AI and its Impact on Jobs

The world, at the moment, is awash with speculations, opinions, and fears about artificial intelligence and its perceived `threat’ to human held jobs. Many researchers and scientists are still of the conviction that AI cannot, in actuality, replace human intelligence. They still maintain that AI can assist and augment but never take the place of humans at the workplace.

AI has been an area of passion and pursuit for a long time. However, it is in the recent years that it has come to stay, moving from the research desk to active field. AI is now dominant, taking on an exponential role, influencing particularly the fields of gaming, natural language processing, speech and handwriting recognition and robotics.

Since artificial intelligence is poised to take on many tasks that the human has so far been performing, is there a threat of unemployment across the globe? How is AI going to impact the job scene world over?

Leading research and advisory firm, Gartner comforts job holders in its statement: Robots are not here to take away our jobs; they’re here to give us a promotion. Instead of replacing the human at work, artificial intelligence may increase the number of job opportunities, especially in healthcare, public sector, education, to name a few. As the gig economy is gaining popularity, retail, manufacturing and transportation could possibly be the first to adopt AI for work. Industry heads are not as optimistic as Gartner. Leading personalities Elon Musk and Stephen Hawking feel AI may go beyond taking away people’s jobs. AI could eventually become a real threat to human beings. For now, it is helpful and comforting to go with Gartner’s report which states by 2020, AI will generate 2.3 million jobs, exceeding the 1.8 million that it will remove.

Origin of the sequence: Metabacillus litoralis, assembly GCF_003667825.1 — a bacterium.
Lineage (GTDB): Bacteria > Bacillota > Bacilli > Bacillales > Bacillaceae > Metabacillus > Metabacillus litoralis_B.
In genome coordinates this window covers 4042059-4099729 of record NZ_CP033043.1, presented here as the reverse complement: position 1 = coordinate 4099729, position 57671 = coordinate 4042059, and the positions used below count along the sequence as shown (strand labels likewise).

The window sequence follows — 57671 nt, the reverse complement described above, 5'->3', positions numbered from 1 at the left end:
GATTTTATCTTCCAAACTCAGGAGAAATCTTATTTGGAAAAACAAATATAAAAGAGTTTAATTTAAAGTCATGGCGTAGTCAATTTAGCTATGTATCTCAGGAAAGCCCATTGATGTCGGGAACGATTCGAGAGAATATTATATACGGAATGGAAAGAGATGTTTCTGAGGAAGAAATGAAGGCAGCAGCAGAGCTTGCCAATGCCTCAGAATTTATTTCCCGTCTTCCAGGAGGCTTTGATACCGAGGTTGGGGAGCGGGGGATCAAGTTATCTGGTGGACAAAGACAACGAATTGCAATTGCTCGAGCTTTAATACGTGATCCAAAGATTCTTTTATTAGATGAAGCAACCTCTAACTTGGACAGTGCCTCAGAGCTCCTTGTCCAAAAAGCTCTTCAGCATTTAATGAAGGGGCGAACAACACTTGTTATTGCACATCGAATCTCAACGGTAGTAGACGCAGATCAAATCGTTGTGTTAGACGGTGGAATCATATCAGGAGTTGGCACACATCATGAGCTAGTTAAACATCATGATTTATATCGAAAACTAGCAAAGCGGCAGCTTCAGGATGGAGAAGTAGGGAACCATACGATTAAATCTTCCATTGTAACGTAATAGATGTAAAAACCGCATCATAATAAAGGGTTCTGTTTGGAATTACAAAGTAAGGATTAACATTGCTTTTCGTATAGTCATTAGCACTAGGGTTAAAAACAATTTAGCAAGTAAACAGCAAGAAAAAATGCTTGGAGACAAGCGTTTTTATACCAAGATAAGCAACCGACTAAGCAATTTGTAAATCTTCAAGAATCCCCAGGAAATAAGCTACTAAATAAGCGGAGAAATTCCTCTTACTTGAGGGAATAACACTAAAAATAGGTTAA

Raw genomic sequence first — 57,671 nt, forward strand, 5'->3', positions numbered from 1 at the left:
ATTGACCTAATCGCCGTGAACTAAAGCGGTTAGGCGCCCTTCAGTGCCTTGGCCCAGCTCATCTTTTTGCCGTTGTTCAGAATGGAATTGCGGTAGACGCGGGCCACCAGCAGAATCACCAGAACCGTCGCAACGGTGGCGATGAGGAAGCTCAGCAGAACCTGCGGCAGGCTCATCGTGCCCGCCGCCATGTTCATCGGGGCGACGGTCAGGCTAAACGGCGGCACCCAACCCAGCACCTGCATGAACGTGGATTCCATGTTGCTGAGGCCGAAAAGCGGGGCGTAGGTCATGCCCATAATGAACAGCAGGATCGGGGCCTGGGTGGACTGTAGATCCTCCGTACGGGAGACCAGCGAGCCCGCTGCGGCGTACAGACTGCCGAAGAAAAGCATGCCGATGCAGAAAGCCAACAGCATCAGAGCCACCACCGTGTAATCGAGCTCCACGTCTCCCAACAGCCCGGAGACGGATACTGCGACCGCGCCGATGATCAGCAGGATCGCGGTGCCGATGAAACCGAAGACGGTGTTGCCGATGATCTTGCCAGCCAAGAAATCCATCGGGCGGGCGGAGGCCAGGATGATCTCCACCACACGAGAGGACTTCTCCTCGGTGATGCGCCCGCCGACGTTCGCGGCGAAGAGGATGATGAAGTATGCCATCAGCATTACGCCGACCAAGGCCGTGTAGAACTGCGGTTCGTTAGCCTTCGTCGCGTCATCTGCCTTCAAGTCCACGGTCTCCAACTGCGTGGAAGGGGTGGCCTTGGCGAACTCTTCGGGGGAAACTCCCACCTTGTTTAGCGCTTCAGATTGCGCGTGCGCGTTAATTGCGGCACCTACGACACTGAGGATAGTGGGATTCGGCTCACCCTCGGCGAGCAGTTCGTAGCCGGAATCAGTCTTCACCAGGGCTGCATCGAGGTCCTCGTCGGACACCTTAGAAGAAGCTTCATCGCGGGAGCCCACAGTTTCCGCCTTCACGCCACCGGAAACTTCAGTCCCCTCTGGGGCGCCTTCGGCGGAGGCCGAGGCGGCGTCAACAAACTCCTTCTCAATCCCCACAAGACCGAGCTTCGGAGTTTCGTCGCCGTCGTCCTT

When one of the Big Four consulting firms, Deloitte delved into UK census data for the last 140 plus years only to discover that technology has very steadily taken over many jobs that were being handled by humans. Deloitte also quickly pointed out that jobs in the professional sector have increased multifold.

This pattern of generating new jobs as and when a machine takes over current jobs will continue in this era of AI. Emerging technologies will allow for emerging new jobs, not only for people working with new technologies but also for the enablers who need to manage the increasing requirements of content development and training to bring people up to speed.

The fact is, AI is contributing in a major way to the evolving landscape of work. Going back to the gig economy, the concept is gaining prominent space as it provides scope for professional work within a time-bound period.  The big gig companies differ from traditional firms not only in conducting business online but also in allowing and encouraging individuals to freelance and engage `just in time’. As TED CEO Richard Saul Wurman sums up the online marketplace platform: For the first time in human history, individuals can design a life around the pursuit of interesting work.

AI is going definitely going to define the way work happens. How much humans will be involved in `working’ is a subject of speculation for anyone who is familiar with AI. But if we have to think about the next decade, we need to remember though AI is enabling a machine to be independent of man, it is dependent on data. The more data AI consumes the smarter it gets. But to sift data and feed AI and obtain output is a process as laborious as the creation of AI.

Google AI chief John Giannandrea explained this concept of AI’s need to be fed data by using an example involving his 4-year-old daughter. She was able to identify a 19th-century “penny-farthing” bicycle anywhere once he had told her what it was. But computers, need to be shown 100,000 penny-farthings before identifying one. Once they’d seen 100,000, they’d probably be better at identifying them than humans are.

Companies may talk at length about AI and secretly look forward to right-sizing their employee base by bringing in machines. However, they would need to clean up messy databases, work on file management and in overall make their data algorithm-friendly, before any machine can really take over a man’s job. How long will this take? Well, time will tell.